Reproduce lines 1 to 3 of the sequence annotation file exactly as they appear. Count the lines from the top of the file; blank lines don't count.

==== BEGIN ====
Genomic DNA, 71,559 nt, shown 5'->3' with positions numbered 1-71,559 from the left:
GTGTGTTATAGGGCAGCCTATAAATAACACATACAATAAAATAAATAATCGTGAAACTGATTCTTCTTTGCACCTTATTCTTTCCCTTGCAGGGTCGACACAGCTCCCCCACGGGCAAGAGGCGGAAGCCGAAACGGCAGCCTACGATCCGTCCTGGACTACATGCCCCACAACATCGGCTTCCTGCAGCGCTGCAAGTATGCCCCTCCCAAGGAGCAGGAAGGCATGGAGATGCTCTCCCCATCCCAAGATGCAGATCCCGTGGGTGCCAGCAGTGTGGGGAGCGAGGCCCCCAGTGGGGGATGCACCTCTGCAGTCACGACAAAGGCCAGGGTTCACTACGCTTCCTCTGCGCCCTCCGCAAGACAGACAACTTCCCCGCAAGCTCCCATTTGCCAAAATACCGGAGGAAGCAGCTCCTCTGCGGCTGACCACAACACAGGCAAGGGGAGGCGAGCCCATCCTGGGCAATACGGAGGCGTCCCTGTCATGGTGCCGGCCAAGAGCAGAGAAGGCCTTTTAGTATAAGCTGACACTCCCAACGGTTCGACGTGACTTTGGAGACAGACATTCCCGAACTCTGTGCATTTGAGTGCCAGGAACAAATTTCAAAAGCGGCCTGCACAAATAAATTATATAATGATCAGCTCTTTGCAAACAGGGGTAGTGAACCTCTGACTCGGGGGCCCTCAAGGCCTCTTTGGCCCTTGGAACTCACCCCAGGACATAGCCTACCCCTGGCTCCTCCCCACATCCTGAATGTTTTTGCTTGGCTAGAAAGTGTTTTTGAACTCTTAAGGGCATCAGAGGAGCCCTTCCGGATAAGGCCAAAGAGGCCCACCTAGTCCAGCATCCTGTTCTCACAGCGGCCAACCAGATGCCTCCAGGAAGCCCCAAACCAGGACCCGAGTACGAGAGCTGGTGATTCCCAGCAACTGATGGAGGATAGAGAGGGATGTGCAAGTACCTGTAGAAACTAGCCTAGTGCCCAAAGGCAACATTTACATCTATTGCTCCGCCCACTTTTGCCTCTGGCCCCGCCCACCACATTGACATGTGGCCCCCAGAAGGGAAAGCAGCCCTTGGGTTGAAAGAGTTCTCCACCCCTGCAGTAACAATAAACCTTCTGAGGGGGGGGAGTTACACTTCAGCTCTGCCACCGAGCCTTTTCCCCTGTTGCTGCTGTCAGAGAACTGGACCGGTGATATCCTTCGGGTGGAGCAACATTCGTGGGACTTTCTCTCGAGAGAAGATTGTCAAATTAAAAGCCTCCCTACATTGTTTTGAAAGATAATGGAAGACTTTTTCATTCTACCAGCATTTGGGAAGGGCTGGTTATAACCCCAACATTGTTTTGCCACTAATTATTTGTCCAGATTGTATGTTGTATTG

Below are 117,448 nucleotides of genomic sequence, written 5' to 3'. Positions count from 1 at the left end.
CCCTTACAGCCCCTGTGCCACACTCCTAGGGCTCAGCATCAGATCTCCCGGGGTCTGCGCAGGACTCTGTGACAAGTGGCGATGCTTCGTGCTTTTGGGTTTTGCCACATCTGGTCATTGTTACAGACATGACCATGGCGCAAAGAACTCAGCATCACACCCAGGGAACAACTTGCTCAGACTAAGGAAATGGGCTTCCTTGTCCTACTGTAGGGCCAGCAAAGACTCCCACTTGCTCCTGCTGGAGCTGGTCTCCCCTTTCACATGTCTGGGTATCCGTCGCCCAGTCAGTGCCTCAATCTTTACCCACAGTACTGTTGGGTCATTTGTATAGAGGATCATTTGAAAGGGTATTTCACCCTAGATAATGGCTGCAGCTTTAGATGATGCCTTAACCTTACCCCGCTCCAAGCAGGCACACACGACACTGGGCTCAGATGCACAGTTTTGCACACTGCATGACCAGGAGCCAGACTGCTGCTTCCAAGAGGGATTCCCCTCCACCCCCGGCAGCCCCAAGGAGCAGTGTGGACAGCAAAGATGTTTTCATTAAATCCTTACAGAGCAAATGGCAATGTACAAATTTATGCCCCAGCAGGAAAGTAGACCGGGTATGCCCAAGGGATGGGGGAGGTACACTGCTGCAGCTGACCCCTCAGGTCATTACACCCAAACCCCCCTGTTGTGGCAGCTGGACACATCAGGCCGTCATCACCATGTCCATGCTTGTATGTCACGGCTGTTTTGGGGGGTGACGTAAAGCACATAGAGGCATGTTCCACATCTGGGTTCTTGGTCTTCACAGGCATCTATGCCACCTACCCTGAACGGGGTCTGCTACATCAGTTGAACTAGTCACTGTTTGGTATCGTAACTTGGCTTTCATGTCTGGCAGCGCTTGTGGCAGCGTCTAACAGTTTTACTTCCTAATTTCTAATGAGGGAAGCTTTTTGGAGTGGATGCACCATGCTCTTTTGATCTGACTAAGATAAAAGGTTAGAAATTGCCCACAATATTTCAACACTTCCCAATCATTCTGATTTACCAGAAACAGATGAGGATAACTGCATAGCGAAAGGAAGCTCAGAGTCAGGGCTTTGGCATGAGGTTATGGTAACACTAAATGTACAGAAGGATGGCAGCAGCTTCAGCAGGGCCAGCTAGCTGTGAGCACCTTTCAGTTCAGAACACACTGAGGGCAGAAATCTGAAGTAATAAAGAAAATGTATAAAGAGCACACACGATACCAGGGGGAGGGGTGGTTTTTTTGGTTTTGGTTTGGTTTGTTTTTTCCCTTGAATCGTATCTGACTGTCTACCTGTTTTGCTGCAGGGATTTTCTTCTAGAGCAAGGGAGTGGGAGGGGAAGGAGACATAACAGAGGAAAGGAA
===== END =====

Genomic DNA, 71,559 nt, shown 5'->3' with positions numbered 1-71,559 from the left:
GTGTGTTATAGGGCAGCCTATAAATAACACATACAATAAAATAAATAATCGTGAAACTGATTCTTCTTTGCACCTTATTCTTTCCCTTGCAGGGTCGACACAGCTCCCCCACGGGCAAGAGGCGGAAGCCGAAACGGCAGCCTACGATCCGTCCTGGACTACATGCCCCACAACATCGGCTTCCTGCAGCGCTGCAAGTATGCCCCTCCCAAGGAGCAGGAAGGCATGGAGATGCTCTCCCCATCCCAAGATGCAGATCCCGTGGGTGCCAGCAGTGTGGGGAGCGAGGCCCCCAGTGGGGGATGCACCTCTGCAGTCACGACAAAGGCCAGGGTTCACTACGCTTCCTCTGCGCCCTCCGCAAGACAGACAACTTCCCCGCAAGCTCCCATTTGCCAAAATACCGGAGGAAGCAGCTCCTCTGCGGCTGACCACAACACAGGCAAGGGGAGGCGAGCCCATCCTGGGCAATACGGAGGCGTCCCTGTCATGGTGCCGGCCAAGAGCAGAGAAGGCCTTTTAGTATAAGCTGACACTCCCAACGGTTCGACGTGACTTTGGAGACAGACATTCCCGAACTCTGTGCATTTGAGTGCCAGGAACAAATTTCAAAAGCGGCCTGCACAAATAAATTATATAATGATCAGCTCTTTGCAAACAGGGGTAGTGAACCTCTGACTCGGGGGCCCTCAAGGCCTCTTTGGCCCTTGGAACTCACCCCAGGACATAGCCTACCCCTGGCTCCTCCCCACATCCTGAATGTTTTTGCTTGGCTAGAAAGTGTTTTTGAACTCTTAAGGGCATCAGAGGAGCCCTTCCGGATAAGGCCAAAGAGGCCCACCTAGTCCAGCATCCTGTTCTCACAGCGGCCAACCAGATGCCTCCAGGAAGCCCCAAACCAGGACCCGAGTACGAGAGCTGGTGATTCCCAGCAACTGATGGAGGATAGAGAGGGATGTGCAAGTACCTGTAGAAACTAGCCTAGTGCCCAAAGGCAACATTTACATCTATTGCTCCGCCCACTTTTGCCTCTGGCCCCGCCCACCACATTGACATGTGGCCCCCAGAAGGGAAAGCAGCCCTTGGGTTGAAAGAGTTCTCCACCCCTGCAGTAACAATAAACCTTCTGAGGGGGGGGAGTTACACTTCAGCTCTGCCACCGAGCCTTTTCCCCTGTTGCTGCTGTCAGAGAACTGGACCGGTGATATCCTTCGGGTGGAGCAACATTCGTGGGACTTTCTCTCGAGAGAAGATTGTCAAATTAAAAGCCTCCCTACATTGTTTTGAAAGATAATGGAAGACTTTTTCATTCTACCAGCATTTGGGAAGGGCTGGTTATAACCCCAACATTGTTTTGCCACTAATTATTTGTCCAGATTGTATGTTGTATTG

Below are 117,448 nucleotides of genomic sequence, written 5' to 3'. Positions count from 1 at the left end.